History of Tyne-Tees Centre
This History of Tyne-Tees Centre is a living document and will be continually updated with facts and photos from times past and present.
In the month of May 1963, a group of MG Car Club members met in a pub in Durham City. The result was that the Tyne-Tees Sub-Centre was born as an offshoot of the North East Centre, whose then hub was based in Leeds. When things got organised, Peter Tipton (later to become General Secretary of the MGCC) was elected chairman, a post he was to occupy until 1975 when Gordon Douglas took over. The first secretary was Dave Hodgson, who held that post until 1967, Gordon Douglas then taking on that role until 1975.
Right from the start, Tyne-Tees showed a leaning to the competitive field; no fewer than five cars being entered for the racing at Silverstone in 1965, with success coming to Tony Lester, who won the Hanks Trophy as the best newcomer. Rallying at restricted level was much in evidence, and memories of the Bronte and Goathland rallies are still a bright spot to recall. Tom Tate (MGB) was the star, with Jack Logan the expert navigator, with a hat-trick of Bronte wins. However the rally scene was soon so orientated over atrocious roads that MGBs were at a disadvantage. It was too expensive to have to buy a new exhaust system after every event!
Fortunately, at the time, North East Centre had managed to get the use of Topcliffe airfield for sprints, and the following seven years saw a great deal of excellent sport, with Malcom Trewhitt, Tom Tate, George Taylor, Tony Wood and many others shining brightly on this, the best sprint course in the country. North East Centre were undoubtedly the best organising team around, and a letter to this effect in the motoring press was sent from members of another competing club. We must not lose sight of the fact Peter Tipton himself became not only a keen competitor, but quickly learned the basics of organisation and we soon shared the North East Centre sprint series. Sadly someone decided he would like to blow up the barracks at nearby Ripon with the result that Topcliffe was denied to outsiders.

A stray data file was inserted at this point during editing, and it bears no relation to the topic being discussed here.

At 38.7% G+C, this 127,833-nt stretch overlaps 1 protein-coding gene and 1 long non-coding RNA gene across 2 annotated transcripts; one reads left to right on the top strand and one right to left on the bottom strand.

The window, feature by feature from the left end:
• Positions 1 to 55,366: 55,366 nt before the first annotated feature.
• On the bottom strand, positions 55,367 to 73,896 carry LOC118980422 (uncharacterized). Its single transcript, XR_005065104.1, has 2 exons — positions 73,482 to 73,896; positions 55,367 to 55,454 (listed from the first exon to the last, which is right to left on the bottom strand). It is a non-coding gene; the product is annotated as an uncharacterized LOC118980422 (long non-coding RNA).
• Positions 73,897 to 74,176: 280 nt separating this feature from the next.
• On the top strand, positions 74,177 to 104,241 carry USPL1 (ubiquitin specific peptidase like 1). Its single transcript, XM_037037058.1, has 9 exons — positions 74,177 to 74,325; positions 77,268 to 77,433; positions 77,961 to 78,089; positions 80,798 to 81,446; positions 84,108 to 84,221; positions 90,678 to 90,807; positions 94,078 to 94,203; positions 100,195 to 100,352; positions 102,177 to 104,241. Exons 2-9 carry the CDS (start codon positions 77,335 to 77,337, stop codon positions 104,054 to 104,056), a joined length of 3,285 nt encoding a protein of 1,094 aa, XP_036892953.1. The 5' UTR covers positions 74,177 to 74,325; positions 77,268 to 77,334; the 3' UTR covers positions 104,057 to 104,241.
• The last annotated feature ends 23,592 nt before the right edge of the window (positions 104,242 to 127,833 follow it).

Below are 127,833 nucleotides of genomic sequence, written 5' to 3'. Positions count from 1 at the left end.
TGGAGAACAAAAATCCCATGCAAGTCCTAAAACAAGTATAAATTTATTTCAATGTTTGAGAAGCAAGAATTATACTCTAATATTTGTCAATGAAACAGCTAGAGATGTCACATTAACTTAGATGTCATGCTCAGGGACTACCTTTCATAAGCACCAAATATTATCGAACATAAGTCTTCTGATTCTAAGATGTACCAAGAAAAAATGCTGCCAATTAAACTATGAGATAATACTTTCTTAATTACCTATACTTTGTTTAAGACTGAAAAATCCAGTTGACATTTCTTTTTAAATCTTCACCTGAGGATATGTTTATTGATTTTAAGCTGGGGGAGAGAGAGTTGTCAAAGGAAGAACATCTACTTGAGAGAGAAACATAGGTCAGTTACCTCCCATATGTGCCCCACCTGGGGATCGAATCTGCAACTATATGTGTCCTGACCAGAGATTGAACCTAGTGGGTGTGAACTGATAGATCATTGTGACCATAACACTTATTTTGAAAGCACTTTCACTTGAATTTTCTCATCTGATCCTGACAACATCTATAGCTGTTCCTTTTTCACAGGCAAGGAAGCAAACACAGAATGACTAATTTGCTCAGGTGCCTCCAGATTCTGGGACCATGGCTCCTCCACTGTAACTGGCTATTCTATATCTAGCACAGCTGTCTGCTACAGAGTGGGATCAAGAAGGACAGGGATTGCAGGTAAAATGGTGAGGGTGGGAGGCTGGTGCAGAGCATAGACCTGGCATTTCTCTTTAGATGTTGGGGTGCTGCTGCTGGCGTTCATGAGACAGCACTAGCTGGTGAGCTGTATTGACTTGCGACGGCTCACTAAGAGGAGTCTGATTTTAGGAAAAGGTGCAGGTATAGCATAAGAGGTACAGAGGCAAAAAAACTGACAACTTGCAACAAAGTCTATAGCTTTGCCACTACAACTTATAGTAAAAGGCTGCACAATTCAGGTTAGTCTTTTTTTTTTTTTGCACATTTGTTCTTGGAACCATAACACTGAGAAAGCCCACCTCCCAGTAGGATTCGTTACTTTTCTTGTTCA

Tony Wood hill-climbing his MG TC “Bluebottle” at Harewood Hill
To make up for the loss of the sprints, Tyne-Tees became specialists in the mini-rally scene, running about seven each season. These twelve-car events were really great fun and required first-class navigation plus on-the-limit driving. Credit must go to Gordon Douglas’ navigator John Parker for the success they managed to obtain, as they certainly dominated the scene for most of the time. This was not to assume that he was unbeatable, as many other teams managed from time to time to put one across, when the joy of beating John was greater than taking to the winner’s rostrum. However the RAC decided to make the organisation so difficult that the rallies had to cease, and that august body has never been forgiven for that dastardly act.